For example, "A Song on the Death of Colonel Crafford" is one of a collection of ballads gathered by Mary Olive Eddy of Perrysville, Ashland County, Ohio. This abbreviated version of "Crawford's Defeat" was obtained from a school copybook dated approximately 1822. It is only nineteen stanzas long.[8]

Another version of the ballad, entitled "Crawford's Defeat," is included by Frank Cowan in his "Southwestern Pennsylvania in Song and Story." This version, with twenty-four stanzas, was supplied to Cowan by the historian C. W. Butterfield, who, in turn, got it from Robert A. Sherrard, the son of a Crawford volunteer by the name of John Sherrard.[9] A new stanza was inserted, with the intention of honoring local heroes:

They were Sherrard and Rogers and Paull of renown
They marched with Crawford to the Sandusky town
Where they bravely did fight till the battle was done
And without a scar they returned safely home

Other portions of "Crawford’s Defeat" can be found in the Draper Manuscript Collection at the Wisconsin Historical Society. Among his letters and interview notes are five fragments varying in length from one to fourteen stanzas. These fragments are significant in terms of what they reveal regarding the progressive alteration which occurred as some stanzas were forgotten or left out, others stitched together, and wholly new verses composed. Further illustrating such changes is the "old song" recalled by Stephen Burkarn, a Crawford volunteer, in 1845.[10]

Crawford's Defeat by the Indians (230th Anniversary Commemorative Edition)
Gentlemen, gentlemen, listen to me
Our late expedition you quickly shall see
We went to fight Mingoes but before we had done
The English, the Tories, the Shawnees came on
We crossed the Ohio as you understand
With brave Colonel Crawford, who took the command
He marched away in May, eighty-two
Of brave volunteers, their number was few
Our number, four hundred, eighty and nine
To take the Sandusky it was our design
When only three Indians to us did appear
They never murmured their journey was hard and severe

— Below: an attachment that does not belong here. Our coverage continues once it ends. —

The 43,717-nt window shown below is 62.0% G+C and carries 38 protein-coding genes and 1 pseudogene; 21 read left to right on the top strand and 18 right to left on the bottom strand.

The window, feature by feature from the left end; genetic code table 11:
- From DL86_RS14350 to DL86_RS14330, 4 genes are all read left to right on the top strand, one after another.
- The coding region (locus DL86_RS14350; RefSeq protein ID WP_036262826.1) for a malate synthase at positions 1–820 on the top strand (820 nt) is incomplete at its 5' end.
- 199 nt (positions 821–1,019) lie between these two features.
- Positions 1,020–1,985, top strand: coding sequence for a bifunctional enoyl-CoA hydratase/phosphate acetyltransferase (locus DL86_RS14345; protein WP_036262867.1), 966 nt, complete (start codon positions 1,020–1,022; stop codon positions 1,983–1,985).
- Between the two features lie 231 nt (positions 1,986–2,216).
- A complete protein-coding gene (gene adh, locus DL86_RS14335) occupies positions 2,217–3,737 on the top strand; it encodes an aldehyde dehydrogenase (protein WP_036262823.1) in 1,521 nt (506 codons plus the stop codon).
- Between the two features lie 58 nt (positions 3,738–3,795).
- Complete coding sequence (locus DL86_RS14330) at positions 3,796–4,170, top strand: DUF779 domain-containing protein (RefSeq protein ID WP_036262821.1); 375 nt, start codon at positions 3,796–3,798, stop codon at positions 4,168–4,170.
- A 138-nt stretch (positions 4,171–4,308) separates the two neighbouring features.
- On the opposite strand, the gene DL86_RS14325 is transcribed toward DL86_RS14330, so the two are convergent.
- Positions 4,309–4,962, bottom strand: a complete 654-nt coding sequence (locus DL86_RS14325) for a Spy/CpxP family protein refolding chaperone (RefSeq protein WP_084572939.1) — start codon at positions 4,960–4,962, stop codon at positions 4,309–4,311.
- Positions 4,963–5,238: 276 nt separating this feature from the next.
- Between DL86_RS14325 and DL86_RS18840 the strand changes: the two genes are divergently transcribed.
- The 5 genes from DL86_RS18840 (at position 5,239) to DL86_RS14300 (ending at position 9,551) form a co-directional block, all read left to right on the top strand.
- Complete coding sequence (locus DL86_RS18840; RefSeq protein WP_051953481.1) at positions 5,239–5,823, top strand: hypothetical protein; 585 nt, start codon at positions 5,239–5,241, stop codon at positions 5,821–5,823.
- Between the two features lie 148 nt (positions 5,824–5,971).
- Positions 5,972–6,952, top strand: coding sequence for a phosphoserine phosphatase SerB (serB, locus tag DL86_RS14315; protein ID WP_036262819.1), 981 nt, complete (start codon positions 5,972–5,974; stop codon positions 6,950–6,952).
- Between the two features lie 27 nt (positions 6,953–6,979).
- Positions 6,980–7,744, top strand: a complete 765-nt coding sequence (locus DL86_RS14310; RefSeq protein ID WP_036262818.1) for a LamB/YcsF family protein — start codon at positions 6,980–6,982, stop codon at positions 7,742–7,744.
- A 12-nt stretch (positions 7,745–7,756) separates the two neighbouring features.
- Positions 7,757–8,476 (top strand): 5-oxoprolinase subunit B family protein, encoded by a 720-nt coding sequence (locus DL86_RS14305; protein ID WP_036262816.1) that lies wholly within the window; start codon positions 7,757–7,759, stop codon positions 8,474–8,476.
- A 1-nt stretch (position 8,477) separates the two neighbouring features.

And they were a great way in their enemies land
But still, we marched on with our small chosen band
‘Till we came to the plains, that beautiful place
Where we met with the Indians, a vile Tory race
They thought to surround us and kill us all there
But they were mistaken, most of us got dear
Our battle began on the Fourth day of June
About two o’clock in the afternoon
We fought them till dark, ‘till we could no more see
Our killed and wounded were twenty and three
But they did not fight us so hard the next day
They were carrying their dead and wounded away
We killed three to one, it was always agreed
But now we must try for the road with all speed

The tendency to remake the ballad is also recognized in a fragment recited to Draper in 1863 by Elizabeth Willis of Brown County, Ohio, who was the daughter of a Crawford volunteer by the name of John Gunsaulus. Evidently, in the heat of battle, Gunsaulus sat down on a log and sang a song until his gun cooled off. Mrs. Willis remembered a few lines about her father:

As for John Gunsaulus, he fought like a man
In the midst of the battle he sat down to sing
There was our brave little Jack
With a red coat and hairy cap

In view of such alterations, deletions, and additions, it is not surprising that the ballad was remembered as longer than the twenty-four stanzas. One of Draper's informants recalled the song as having thirty-two stanzas. Another claimed that it had sixty-two!